A stevedore works atQingdao port in Shandong province, July 1, 2015. [Photo/IC]
BRUSSELS - China and the European Union (EU) have both voiced their firm objections to US tariffs on steel and aluminum, and are expected to collaborate more closely to uphold multilateralism and free trade.
Despite worldwide opposition, US President Donald Trump announced in March a 25-percent tariff on imported steel and a 10-percent tariff on aluminum. The administration had given temporary exemptions for EU member states, Canada and Mexico until June 1.
Shortly after the end of the exemption, the EU initiated a dispute with the United States at the WTO, and announced Wednesday the start of applying rebalancing duties on US products in July, as part of the "three-pronged response."
In late April, the EU had sought to join the consultations at the WTO requested by China with the United States on the US tariffs, saying that it has substantial trade interests in the matter.
In a statement, European Commission President Jean-Claude Juncker lambasted US tariffs, saying that "this is protectionism, pure and simple."
"We regret that the United States left us with no other option than to safeguard EU interests," EU Trade Commissioner Cecilia Malmstrom said.
Meanwhile, China's Foreign Ministry spokesperson Hua Chunying said earlier that unilateralism and trade protectionism are harmful and offer no benefits in a deeply integrated global economy.
China has decided to slash its automobile import tariffs from July 1, as part of its opening-up efforts aimed at strengthening a rule-based and multilateral global trade system. The world's second largest economy has also announced an increase imports from other countries.
Gabriel Felbermayer, a trade expert at the Ifo institute in Munich, said while economic damage from the steel and aluminium tariffs would be "limited" at first, they would be "only the beginning of a row of further US measures."
Felbermayer suggested the EU maintain a united front in opposition to the measures together with other international partners like China, which is interested in upholding a multilateral system based on fair trade.
Last week, top diplomats of the two sides already pledged to deepen strategic cooperation and safeguard multilateralism, as Chinese State Councilor and Foreign Minister Wang Yi and EU foreign policy chief Federica Mogherini co-chaired the eighth round of the China-EU high-level strategic dialogue in Brussels.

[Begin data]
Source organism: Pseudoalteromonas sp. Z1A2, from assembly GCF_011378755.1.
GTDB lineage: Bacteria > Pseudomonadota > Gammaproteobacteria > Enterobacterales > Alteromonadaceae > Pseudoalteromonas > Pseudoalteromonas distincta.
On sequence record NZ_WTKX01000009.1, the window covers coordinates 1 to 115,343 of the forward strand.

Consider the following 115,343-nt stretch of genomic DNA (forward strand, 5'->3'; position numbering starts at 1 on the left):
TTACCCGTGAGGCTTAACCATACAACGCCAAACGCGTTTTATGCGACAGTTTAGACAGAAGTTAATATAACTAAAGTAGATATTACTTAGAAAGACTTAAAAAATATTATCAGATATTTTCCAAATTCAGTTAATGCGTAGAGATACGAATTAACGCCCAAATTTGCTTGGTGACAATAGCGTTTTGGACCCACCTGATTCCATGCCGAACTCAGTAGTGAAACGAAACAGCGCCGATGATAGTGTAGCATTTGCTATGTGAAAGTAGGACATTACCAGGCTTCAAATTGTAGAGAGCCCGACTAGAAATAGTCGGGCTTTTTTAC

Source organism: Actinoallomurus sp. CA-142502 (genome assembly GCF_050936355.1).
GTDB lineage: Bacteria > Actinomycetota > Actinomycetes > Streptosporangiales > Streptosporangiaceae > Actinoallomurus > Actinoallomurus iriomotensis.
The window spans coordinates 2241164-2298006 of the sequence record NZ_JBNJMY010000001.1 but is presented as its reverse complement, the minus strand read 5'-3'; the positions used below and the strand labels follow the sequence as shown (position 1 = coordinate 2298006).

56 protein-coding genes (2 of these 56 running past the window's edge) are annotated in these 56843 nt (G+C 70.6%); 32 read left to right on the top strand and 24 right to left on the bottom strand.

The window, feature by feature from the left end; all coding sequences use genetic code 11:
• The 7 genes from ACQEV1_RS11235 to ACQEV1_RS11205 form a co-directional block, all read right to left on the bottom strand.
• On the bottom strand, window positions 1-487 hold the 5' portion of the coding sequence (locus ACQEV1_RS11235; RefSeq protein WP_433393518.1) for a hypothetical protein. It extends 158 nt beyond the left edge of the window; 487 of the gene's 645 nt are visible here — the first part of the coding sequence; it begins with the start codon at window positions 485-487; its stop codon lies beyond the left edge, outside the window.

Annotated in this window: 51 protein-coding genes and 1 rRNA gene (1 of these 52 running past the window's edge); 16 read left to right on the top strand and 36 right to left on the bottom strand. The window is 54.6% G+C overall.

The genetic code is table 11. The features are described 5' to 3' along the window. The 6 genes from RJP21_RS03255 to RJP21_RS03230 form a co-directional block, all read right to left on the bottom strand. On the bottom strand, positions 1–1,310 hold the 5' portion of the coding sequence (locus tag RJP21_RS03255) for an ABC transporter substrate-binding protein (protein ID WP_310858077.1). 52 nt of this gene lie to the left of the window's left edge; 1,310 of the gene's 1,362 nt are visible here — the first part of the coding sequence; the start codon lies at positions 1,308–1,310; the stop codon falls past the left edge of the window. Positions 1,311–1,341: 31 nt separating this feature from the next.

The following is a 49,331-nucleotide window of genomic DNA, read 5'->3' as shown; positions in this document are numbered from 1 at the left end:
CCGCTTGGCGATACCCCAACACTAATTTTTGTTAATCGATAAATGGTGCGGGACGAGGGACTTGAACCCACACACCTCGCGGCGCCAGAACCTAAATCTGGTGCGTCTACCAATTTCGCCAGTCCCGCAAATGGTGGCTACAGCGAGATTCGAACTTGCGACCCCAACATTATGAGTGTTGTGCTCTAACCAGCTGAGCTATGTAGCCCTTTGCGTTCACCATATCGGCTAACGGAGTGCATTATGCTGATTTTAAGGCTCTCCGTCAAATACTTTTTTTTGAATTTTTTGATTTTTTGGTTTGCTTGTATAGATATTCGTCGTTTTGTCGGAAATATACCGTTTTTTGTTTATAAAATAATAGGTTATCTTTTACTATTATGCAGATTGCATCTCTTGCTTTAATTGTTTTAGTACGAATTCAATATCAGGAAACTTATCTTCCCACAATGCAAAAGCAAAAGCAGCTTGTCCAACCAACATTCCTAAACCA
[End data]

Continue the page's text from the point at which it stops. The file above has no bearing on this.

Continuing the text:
Noting that unilateralism and protectionism are on the rise, Wang said China and the EU should closely cooperate to combat any threat to free trade.
Mogherini, for her part, said that the EU is willing to work with China to uphold the multilateral system with the United Nations at the core, and a rules-based international order.
As Trump's protectionism creates more chaos and uncertainties worldwide, more resilience and perseverance is badly needed for an open and fair trade system. In this regard, China and EU, which share substantially the same view on preserving multilateralism, globalization and free trade, have tremendous potential in the cooperation to tackle protectionism.
In response to its unilateral measures, other trading partners of the United States are also joining the fight. Last week, Canada filed a challenge at the WTO against the US tariffs on steel and aluminum hours after EU and announced retaliatory tariffs. Mexico responded with similar measures on Tuesday, targeting the American steel, aluminum and agricultural sectors.
As the international situation is undergoing complicated and profound changes, safeguarding multilateralism and free trade is not only at stake for the EU and China, but also for the rest of the world, said Juncker.